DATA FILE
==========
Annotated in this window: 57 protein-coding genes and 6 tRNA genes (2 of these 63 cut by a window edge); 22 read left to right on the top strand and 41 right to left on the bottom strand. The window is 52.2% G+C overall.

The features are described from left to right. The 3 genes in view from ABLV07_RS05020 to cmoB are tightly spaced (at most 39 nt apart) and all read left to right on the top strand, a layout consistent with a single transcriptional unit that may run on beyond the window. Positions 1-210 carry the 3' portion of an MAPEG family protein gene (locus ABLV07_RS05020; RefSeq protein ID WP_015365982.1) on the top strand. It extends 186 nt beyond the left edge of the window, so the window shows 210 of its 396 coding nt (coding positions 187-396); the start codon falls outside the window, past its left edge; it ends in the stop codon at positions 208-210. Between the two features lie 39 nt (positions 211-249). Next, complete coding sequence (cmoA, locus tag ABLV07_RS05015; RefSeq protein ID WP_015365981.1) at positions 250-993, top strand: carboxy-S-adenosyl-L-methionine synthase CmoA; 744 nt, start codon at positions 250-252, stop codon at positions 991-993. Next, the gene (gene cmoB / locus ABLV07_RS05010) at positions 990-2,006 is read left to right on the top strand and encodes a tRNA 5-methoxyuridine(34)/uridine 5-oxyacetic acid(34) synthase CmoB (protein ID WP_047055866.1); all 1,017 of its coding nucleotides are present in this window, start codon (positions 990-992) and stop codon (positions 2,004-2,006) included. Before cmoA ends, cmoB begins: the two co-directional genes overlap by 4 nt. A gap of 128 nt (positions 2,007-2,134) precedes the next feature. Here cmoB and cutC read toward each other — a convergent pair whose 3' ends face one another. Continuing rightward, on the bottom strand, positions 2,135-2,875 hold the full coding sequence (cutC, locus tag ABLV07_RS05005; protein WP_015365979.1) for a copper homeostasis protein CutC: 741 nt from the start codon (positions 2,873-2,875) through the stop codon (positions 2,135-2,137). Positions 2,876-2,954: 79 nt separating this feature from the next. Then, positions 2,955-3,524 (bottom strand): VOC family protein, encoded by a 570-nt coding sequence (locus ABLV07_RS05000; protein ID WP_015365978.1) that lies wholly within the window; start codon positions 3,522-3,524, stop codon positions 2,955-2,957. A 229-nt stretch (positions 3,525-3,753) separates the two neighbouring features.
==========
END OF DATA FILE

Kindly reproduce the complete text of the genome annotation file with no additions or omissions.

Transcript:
Annotated in this window: 57 protein-coding genes and 6 tRNA genes (2 of these 63 cut by a window edge); 22 read left to right on the top strand and 41 right to left on the bottom strand. The window is 52.2% G+C overall.

The features are described from left to right. The 3 genes in view from ABLV07_RS05020 to cmoB are tightly spaced (at most 39 nt apart) and all read left to right on the top strand, a layout consistent with a single transcriptional unit that may run on beyond the window. Positions 1-210 carry the 3' portion of an MAPEG family protein gene (locus ABLV07_RS05020; RefSeq protein ID WP_015365982.1) on the top strand. It extends 186 nt beyond the left edge of the window, so the window shows 210 of its 396 coding nt (coding positions 187-396); the start codon falls outside the window, past its left edge; it ends in the stop codon at positions 208-210. Between the two features lie 39 nt (positions 211-249). Next, complete coding sequence (cmoA, locus tag ABLV07_RS05015; RefSeq protein ID WP_015365981.1) at positions 250-993, top strand: carboxy-S-adenosyl-L-methionine synthase CmoA; 744 nt, start codon at positions 250-252, stop codon at positions 991-993. Next, the gene (gene cmoB / locus ABLV07_RS05010) at positions 990-2,006 is read left to right on the top strand and encodes a tRNA 5-methoxyuridine(34)/uridine 5-oxyacetic acid(34) synthase CmoB (protein ID WP_047055866.1); all 1,017 of its coding nucleotides are present in this window, start codon (positions 990-992) and stop codon (positions 2,004-2,006) included. Before cmoA ends, cmoB begins: the two co-directional genes overlap by 4 nt. A gap of 128 nt (positions 2,007-2,134) precedes the next feature. Here cmoB and cutC read toward each other — a convergent pair whose 3' ends face one another. Continuing rightward, on the bottom strand, positions 2,135-2,875 hold the full coding sequence (cutC, locus tag ABLV07_RS05005; protein WP_015365979.1) for a copper homeostasis protein CutC: 741 nt from the start codon (positions 2,873-2,875) through the stop codon (positions 2,135-2,137). Positions 2,876-2,954: 79 nt separating this feature from the next. Then, positions 2,955-3,524 (bottom strand): VOC family protein, encoded by a 570-nt coding sequence (locus ABLV07_RS05000; protein ID WP_015365978.1) that lies wholly within the window; start codon positions 3,522-3,524, stop codon positions 2,955-2,957. A 229-nt stretch (positions 3,525-3,753) separates the two neighbouring features.